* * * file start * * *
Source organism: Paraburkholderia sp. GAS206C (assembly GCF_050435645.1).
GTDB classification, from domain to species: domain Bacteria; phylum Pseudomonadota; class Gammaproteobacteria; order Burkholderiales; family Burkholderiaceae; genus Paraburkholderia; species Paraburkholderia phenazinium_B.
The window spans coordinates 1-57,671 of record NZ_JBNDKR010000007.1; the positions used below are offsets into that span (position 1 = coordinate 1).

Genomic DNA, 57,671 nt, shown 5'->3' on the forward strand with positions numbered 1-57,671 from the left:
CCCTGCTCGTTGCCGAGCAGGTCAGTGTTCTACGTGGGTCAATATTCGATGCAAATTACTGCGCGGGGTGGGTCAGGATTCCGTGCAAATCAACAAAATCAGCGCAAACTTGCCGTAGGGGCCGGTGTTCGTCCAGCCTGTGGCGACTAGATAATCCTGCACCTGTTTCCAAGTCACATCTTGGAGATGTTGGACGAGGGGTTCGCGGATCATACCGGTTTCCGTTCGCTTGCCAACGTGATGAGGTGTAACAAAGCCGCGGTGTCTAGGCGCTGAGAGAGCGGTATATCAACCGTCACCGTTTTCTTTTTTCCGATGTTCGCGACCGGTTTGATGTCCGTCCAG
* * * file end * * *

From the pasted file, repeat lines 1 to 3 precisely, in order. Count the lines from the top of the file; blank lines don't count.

Source organism: Paraburkholderia sp. GAS206C (assembly GCF_050435645.1).
GTDB classification, from domain to species: domain Bacteria; phylum Pseudomonadota; class Gammaproteobacteria; order Burkholderiales; family Burkholderiaceae; genus Paraburkholderia; species Paraburkholderia phenazinium_B.
The window spans coordinates 1-57,671 of record NZ_JBNDKR010000007.1; the positions used below are offsets into that span (position 1 = coordinate 1).